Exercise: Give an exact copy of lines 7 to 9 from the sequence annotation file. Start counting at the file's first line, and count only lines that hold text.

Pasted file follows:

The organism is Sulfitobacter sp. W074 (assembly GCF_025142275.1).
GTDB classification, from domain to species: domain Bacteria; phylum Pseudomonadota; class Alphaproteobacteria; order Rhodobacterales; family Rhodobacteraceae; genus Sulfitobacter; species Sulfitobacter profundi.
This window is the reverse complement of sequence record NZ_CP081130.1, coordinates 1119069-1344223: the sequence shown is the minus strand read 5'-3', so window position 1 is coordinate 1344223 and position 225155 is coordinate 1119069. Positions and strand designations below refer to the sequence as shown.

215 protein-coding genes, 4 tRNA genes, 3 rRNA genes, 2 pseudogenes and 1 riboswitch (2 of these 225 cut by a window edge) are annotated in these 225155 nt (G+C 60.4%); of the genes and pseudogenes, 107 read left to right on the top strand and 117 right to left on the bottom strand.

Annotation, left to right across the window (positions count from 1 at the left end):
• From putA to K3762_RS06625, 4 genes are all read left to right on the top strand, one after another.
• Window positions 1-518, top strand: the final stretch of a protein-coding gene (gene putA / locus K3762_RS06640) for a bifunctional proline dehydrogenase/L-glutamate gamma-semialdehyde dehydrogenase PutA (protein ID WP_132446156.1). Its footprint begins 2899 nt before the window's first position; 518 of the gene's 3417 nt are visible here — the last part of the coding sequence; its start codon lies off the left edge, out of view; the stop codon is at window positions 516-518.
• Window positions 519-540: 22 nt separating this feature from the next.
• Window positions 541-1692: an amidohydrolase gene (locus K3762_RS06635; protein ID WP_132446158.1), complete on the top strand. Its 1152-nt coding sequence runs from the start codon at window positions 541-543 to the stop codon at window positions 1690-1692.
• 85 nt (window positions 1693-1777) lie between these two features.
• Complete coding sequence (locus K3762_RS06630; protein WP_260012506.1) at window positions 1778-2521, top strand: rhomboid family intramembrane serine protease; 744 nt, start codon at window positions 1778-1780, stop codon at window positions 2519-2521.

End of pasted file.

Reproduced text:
• Window positions 1-518, top strand: the final stretch of a protein-coding gene (gene putA / locus K3762_RS06640) for a bifunctional proline dehydrogenase/L-glutamate gamma-semialdehyde dehydrogenase PutA (protein ID WP_132446156.1). Its footprint begins 2899 nt before the window's first position; 518 of the gene's 3417 nt are visible here — the last part of the coding sequence; its start codon lies off the left edge, out of view; the stop codon is at window positions 516-518.
• Window positions 519-540: 22 nt separating this feature from the next.
• Window positions 541-1692: an amidohydrolase gene (locus K3762_RS06635; protein ID WP_132446158.1), complete on the top strand. Its 1152-nt coding sequence runs from the start codon at window positions 541-543 to the stop codon at window positions 1690-1692.